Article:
Skip to content Skip to navigation

Q & A with Sergio

What is your background?

I grew up in Mexico in a modest middle class family.  My family and I moved to the United States when I was in middle school not knowing any English or anyone here. Growing up, I remember two things that mattered to me and my family: entrepreneurship and education. Those two allowed me to get to Stanford as a bright-eyed Freshman. Stanford opened my eyes to a whole new world of opportunities I would have never have had access to anywhere else. I owe a lot to Stanford and to the great community of educators.

Throughout my career, after graduating from Stanford, I have been part of several innovative educational, enterprise, and consumer technology companies like Adaptive Insights (sold to Workday), Udemy, eBay, and Kahoot!. I have also been active in several nonprofit organizations and schools which look to foster diversity and inclusion within STEM education.

I come to Stanford GSE with three relevant and complimentary backgrounds.  As a Stanford alumni, an entrepreneur in education technology, and as a parent of 3 children facing the new realities of their own education.


Why education?

I see no bigger mission than to help leverage the power of technology to improve education and job opportunities for everyone. Bringing the power of technology to everyone and enable human progress is a mission of mine at Roble Ventures.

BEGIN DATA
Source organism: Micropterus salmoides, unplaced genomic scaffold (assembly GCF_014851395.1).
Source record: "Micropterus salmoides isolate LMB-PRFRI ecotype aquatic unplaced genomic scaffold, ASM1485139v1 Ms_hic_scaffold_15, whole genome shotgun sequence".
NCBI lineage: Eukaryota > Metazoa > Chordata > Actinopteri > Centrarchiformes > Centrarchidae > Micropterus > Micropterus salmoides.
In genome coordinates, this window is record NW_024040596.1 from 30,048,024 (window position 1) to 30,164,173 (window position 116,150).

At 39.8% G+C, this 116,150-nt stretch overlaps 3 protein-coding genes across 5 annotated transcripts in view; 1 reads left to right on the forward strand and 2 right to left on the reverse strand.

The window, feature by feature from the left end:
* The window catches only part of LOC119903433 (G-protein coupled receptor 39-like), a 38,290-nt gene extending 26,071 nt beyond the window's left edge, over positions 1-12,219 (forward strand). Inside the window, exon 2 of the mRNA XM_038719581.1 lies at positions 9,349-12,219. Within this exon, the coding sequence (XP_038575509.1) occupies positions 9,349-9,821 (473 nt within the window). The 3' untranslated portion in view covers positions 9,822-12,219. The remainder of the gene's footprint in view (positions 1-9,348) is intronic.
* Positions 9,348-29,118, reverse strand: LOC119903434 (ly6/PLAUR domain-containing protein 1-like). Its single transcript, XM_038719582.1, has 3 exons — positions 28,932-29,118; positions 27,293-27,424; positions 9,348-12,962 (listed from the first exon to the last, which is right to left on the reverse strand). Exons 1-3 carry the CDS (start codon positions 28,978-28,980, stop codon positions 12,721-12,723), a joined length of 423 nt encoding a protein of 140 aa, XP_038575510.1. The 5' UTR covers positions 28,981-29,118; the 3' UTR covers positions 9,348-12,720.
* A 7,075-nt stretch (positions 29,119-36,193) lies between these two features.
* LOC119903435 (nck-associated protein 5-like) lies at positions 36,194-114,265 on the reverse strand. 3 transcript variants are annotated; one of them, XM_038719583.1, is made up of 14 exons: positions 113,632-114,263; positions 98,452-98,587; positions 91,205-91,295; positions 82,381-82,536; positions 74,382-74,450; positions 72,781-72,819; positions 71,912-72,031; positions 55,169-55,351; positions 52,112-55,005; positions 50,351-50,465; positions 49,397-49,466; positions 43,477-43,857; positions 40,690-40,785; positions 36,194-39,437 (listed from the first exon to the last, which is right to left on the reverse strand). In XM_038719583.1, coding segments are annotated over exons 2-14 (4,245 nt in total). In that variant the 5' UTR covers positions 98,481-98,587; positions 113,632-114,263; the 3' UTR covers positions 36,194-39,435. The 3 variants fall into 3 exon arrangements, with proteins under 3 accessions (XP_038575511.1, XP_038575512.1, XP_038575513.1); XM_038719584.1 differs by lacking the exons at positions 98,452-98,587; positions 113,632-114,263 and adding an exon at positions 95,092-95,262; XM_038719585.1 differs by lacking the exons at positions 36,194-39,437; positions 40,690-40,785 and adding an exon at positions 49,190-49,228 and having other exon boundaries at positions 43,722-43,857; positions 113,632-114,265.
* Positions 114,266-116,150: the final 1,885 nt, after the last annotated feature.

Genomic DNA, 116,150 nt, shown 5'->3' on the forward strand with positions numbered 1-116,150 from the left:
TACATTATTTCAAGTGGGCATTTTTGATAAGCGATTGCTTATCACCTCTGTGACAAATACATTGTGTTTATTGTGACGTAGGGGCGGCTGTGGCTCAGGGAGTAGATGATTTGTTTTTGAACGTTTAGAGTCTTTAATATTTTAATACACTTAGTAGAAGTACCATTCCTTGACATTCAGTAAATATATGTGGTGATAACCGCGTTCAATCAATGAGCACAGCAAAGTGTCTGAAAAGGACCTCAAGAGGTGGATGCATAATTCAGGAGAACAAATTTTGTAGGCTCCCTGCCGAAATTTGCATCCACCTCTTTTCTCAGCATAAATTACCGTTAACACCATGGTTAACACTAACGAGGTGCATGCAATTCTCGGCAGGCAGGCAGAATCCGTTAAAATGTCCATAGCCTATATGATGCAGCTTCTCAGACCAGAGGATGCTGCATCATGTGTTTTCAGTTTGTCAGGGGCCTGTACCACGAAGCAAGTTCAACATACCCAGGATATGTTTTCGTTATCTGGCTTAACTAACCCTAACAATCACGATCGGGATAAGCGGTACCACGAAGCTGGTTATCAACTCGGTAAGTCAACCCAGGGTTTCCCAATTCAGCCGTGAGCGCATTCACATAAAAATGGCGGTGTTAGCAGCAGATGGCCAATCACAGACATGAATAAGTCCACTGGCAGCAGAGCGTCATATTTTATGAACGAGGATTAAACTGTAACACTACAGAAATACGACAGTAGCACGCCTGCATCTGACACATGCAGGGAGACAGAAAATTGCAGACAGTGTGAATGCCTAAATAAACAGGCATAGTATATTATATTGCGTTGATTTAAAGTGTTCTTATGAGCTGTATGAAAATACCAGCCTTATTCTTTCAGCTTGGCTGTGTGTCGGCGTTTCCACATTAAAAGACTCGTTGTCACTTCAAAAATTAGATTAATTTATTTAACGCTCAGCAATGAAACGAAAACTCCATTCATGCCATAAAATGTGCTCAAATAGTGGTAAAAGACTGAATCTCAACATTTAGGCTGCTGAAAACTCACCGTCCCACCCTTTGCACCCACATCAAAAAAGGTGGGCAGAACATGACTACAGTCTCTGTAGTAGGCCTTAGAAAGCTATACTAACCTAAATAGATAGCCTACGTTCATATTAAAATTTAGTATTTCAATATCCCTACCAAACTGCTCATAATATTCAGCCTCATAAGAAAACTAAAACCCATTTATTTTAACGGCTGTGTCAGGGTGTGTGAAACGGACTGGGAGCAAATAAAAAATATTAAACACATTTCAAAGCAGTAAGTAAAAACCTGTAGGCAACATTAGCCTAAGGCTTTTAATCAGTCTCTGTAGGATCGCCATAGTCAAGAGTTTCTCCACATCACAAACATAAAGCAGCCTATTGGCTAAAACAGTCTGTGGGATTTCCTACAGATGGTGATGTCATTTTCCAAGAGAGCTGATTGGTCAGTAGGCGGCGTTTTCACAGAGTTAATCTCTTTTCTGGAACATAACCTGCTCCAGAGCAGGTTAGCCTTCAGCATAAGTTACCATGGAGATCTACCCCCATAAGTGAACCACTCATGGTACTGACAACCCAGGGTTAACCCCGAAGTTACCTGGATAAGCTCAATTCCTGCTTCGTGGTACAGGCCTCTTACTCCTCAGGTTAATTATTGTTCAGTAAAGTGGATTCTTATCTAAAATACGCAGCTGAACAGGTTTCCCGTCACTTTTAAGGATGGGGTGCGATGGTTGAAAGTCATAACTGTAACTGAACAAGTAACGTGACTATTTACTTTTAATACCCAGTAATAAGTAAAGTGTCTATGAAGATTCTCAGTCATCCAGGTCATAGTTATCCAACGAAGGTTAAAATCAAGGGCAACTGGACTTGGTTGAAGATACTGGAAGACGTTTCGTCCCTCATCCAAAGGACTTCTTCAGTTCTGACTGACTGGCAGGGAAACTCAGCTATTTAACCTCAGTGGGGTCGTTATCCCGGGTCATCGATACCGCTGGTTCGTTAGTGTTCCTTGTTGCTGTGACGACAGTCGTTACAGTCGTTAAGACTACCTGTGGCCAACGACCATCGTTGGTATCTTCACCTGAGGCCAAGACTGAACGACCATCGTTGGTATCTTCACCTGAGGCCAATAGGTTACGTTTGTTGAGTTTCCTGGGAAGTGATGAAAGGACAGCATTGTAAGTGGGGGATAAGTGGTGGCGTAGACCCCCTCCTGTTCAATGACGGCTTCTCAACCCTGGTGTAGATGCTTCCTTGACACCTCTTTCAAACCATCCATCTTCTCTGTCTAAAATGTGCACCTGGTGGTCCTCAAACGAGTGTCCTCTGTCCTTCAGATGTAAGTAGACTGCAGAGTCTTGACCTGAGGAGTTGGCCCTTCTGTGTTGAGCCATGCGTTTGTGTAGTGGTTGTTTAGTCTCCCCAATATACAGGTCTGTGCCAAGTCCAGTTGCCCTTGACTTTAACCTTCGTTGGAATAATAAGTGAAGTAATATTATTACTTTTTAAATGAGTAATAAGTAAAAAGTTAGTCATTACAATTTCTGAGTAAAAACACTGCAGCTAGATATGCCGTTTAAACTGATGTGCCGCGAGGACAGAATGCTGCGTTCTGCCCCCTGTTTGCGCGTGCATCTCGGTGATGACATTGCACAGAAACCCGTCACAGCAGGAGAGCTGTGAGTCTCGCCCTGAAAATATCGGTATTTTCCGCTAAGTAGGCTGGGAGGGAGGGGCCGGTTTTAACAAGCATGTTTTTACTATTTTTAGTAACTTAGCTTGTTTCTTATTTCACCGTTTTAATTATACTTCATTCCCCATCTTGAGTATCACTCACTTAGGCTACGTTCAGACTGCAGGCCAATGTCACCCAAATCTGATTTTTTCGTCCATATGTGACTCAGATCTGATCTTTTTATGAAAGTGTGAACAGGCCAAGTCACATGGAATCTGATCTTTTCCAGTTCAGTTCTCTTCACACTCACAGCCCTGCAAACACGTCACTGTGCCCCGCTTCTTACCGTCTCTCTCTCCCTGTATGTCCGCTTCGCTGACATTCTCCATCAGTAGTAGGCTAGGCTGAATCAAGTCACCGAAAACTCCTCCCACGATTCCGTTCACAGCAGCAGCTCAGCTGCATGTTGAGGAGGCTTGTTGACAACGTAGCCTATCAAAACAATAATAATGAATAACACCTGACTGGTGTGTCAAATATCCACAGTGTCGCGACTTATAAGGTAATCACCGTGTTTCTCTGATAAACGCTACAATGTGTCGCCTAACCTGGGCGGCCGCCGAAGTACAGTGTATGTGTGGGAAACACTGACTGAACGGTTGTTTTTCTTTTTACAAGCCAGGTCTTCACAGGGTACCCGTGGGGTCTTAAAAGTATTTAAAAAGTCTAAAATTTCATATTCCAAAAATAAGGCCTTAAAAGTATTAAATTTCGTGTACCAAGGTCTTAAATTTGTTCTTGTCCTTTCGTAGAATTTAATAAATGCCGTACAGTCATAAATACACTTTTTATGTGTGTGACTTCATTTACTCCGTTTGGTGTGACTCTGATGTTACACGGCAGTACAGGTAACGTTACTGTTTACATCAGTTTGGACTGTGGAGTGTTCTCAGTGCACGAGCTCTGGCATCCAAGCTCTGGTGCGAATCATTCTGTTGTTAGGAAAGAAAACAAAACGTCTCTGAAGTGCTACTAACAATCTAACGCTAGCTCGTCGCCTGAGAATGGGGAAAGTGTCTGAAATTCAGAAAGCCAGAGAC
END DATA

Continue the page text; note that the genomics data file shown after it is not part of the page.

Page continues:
We have reached an inflection point in our society that will require humans to learn differently and act more human than ever.

  1. Employment requirements are changing faster than ever -- this means computers can do a lot of the jobs humans could do
  2. However, humans have many advantages -- computers can’t have empathy, multi-sensory judgement, feelings, creativity, courage, adaptability. It is the challenge of our own educational system and our community to teach those qualities more than ever.
  3. Technology is changing the nature of work and work will change the nature of education

According to McKinsey study, "nearly 50% of all the work humans do will be able to be automated.” If past industrial revolutions give us any indication, we can predict there will be plenty of jobs.However, they will be different. According to a report by the Department of Labor, "65% of the jobs children my own kids age will be doing when they graduate from college have yet to be invented.” This begs the question, will the soft and hard skills needed also be different? Yes.

We need to create engaged, curious and productive humans, not robots... teach innately human skills like collaboration, empathy, creativity which are hard for computers and robots to do.


What are your areas of interest?

  1. Work productivity platforms
  2. Skills Development technologies
  3. Job-creating marketplaces

What is an EIR?

The mission of the Entrepreneur-In-Residence Program which I Co-Founded in 2017 along with the Stanford GSE leadership, is to expose the community to education innovations, technologies, and entrepreneurship outside of Stanford and enable collaboration. I want to help the broader GSE community foster new ideas and launch new projects with a focus on social impact and innovations in edtech and the future of work. I encourage everyone interested in entrepreneurship in these areas to reach out to me.